When Claude Stanley Choules passed away this year, we lost our last living connection to the First World War, making it now and forever a part of history, no longer a thing of living memory.
I can remember thinking about what this would mean back in 2006 when I started researching for The Eyes of the Dead, some of the titles of the books I bought at the time tell the story well enough; The Last Tommies, The Last Veteran and Forgotten Voices, these acknowledged that we were on the brink of a historical precipice but what does that mean now that we have crossed onto the other side?
I think it means that something has been lost.
Of those that survived the Great War, only a few were willing to talk of their experiences and the horrors that they told of are unequalled in recent military history. I say unequalled because the Great War was a grey war, purpose was eclipsed by pointlessness, worth by waste. The military and political leaders applied the tactics and politics of the nineteenth century to a mechanised twentieth century war. Even in the late stages of the conflict, during the Passchendaele campaign, there were Generals hoping for the moment to arise when they could send the cavalry in and sweep away the Hun in a glorious charge to victory. It sounds ridiculous and comic now but they thought this would genuinely be possible. The price though was paid not by the Generals but by civilians and the men in the trenches, ever has it been so.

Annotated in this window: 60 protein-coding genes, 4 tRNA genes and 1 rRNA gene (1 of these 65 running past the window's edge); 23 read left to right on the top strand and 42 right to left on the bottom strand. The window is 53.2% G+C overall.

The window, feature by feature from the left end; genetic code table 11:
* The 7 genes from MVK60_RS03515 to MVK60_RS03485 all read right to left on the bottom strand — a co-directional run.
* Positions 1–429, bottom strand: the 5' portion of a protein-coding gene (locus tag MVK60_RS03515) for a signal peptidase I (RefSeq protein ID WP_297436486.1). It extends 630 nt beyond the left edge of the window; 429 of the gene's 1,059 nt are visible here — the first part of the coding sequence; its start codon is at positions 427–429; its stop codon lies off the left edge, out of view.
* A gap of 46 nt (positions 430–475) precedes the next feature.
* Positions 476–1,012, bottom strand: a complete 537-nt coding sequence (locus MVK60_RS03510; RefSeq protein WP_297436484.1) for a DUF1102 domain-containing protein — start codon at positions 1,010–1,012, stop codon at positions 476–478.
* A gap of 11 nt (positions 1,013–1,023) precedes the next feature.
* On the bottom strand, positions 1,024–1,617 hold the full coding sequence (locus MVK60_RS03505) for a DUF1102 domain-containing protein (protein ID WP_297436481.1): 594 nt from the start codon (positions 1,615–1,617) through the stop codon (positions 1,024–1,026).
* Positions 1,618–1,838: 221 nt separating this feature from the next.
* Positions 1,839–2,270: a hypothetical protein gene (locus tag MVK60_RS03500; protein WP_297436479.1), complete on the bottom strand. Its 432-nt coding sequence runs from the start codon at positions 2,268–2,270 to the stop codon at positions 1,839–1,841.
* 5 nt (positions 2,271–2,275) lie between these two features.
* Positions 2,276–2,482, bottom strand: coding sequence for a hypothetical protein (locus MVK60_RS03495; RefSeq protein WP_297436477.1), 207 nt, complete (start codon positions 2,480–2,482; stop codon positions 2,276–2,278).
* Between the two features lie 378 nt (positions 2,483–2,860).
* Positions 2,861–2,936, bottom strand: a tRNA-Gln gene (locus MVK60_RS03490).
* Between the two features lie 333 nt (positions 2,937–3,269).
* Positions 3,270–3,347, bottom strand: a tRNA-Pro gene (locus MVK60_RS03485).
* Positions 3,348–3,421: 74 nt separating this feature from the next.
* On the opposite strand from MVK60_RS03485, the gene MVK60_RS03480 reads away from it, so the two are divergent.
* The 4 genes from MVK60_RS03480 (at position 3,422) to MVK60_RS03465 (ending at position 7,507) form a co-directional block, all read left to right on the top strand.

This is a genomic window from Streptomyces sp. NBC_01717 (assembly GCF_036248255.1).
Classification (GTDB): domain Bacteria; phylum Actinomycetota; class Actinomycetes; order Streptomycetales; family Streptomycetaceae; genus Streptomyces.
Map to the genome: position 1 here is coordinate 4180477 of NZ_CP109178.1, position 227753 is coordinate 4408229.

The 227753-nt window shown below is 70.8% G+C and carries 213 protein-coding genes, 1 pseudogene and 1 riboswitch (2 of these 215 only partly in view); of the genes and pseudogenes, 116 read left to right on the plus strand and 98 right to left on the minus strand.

As we move further into the twenty-first century, there seems to have been little change in how our conflicts are fought and resolved, almost as if the First World War served as a grotesque blueprint for what was to come, which I think signifies just what was lost, the nature of that something I mentioned before.
From those civilians and the men who served and survived, like Claude Choules, we could have better understood what path we were on and still going down. Better than annual tributes, we could have looked at and understood not only why wars happen but what they do to us as people, the scars that they leave behind. Sadly, we did not do this and now that chapter in history is closed to us, because we were not there and if you are not there then understanding is difficult, if not impossible. We could have made the nickname it earned of ‘The War to End All Wars’ actually mean something but we chose not to and now that phrase stands instead as a judgment over us.
The next chapter to close will be that of the Second World War and I hope that humanity can learn something there before it is too late, from a time that gave us the Holocaust, Little Boy and Fat Man, and thus make a start down the path that will lead us to the end of war.
The Eyes of the Dead is available now: